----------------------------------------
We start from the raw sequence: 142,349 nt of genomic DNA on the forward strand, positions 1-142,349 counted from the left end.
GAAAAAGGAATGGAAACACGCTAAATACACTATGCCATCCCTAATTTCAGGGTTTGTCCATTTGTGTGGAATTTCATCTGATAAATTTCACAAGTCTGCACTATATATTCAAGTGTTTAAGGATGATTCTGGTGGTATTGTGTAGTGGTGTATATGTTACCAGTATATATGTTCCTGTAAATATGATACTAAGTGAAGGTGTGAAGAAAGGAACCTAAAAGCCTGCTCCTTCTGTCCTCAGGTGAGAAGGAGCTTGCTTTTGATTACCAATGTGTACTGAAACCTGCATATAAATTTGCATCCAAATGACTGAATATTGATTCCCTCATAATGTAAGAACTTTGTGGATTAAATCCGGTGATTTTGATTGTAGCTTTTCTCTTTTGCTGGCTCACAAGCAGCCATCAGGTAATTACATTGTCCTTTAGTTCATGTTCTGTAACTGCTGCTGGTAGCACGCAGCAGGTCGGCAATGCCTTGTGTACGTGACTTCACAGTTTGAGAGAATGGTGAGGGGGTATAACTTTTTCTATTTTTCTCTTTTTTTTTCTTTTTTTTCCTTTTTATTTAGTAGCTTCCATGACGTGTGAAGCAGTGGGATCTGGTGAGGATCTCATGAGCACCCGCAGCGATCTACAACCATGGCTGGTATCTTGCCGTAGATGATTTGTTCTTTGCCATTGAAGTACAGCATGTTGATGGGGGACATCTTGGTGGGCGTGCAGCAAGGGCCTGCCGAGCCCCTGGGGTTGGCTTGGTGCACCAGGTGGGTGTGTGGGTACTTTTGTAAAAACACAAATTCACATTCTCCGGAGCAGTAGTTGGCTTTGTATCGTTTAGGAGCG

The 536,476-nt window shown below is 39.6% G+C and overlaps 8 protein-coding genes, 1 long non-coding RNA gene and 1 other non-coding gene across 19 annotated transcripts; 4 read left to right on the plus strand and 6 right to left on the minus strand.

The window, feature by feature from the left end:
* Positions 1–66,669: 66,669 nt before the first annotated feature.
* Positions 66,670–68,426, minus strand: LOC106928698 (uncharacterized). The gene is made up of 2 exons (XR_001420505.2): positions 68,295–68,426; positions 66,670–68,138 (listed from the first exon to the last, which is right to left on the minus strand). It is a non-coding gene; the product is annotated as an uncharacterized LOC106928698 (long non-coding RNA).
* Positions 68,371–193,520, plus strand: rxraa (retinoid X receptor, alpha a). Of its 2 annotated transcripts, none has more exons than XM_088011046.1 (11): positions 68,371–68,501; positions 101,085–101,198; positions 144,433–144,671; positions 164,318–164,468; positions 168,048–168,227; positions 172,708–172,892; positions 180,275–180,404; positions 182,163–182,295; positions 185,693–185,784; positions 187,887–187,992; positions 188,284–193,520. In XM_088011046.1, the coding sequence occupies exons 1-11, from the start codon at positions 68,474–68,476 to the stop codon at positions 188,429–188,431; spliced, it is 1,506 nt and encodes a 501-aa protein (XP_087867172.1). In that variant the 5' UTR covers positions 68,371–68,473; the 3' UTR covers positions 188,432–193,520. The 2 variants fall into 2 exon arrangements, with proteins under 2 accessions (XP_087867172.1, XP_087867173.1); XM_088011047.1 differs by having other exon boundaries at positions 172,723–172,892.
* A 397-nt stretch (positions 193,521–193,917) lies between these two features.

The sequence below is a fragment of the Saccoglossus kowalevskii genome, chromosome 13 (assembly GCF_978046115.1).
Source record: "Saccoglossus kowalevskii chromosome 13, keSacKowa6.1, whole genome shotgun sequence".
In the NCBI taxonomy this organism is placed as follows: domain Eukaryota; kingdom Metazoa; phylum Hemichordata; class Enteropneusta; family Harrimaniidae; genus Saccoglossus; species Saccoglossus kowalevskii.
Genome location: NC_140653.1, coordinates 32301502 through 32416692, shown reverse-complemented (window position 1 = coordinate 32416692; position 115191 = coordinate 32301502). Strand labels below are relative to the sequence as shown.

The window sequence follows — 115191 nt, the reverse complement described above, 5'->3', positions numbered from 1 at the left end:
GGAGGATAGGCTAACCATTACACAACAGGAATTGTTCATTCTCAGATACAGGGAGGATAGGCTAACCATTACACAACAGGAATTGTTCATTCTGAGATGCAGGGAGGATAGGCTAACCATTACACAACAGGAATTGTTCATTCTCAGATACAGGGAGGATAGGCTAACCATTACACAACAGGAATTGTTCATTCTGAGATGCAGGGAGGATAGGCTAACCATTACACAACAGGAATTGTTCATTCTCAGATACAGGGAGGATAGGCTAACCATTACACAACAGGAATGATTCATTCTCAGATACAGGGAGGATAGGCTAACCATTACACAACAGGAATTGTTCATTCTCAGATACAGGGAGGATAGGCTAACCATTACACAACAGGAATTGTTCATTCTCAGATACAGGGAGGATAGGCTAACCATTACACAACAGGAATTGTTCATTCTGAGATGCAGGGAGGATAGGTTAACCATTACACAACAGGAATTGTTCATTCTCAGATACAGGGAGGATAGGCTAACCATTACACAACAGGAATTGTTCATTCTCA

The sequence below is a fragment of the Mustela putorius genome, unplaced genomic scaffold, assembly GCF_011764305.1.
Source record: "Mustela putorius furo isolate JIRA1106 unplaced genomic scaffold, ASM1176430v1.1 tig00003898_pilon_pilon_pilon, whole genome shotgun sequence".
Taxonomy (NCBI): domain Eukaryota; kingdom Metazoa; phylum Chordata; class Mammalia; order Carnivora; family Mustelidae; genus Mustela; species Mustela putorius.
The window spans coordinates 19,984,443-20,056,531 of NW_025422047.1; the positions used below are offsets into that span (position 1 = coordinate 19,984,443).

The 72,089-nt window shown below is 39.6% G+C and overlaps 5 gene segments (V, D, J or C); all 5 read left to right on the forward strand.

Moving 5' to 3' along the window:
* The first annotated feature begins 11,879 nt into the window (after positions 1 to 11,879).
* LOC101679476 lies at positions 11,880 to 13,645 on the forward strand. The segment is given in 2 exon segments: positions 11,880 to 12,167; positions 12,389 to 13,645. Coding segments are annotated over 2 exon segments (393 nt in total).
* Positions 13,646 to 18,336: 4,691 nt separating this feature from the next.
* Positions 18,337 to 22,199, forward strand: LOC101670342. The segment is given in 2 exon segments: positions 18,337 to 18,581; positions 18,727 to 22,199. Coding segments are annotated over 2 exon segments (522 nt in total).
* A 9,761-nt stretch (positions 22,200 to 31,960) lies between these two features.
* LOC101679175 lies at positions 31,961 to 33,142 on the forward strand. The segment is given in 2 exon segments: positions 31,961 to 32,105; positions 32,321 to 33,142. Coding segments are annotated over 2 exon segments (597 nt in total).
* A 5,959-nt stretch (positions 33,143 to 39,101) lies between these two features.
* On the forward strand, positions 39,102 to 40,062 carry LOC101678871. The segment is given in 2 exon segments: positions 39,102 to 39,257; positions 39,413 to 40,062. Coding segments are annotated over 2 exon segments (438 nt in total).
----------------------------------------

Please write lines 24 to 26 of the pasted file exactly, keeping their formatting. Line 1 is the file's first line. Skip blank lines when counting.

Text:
* Positions 18,337 to 22,199, forward strand: LOC101670342. The segment is given in 2 exon segments: positions 18,337 to 18,581; positions 18,727 to 22,199. Coding segments are annotated over 2 exon segments (522 nt in total).
* A 9,761-nt stretch (positions 22,200 to 31,960) lies between these two features.
* LOC101679175 lies at positions 31,961 to 33,142 on the forward strand. The segment is given in 2 exon segments: positions 31,961 to 32,105; positions 32,321 to 33,142. Coding segments are annotated over 2 exon segments (597 nt in total).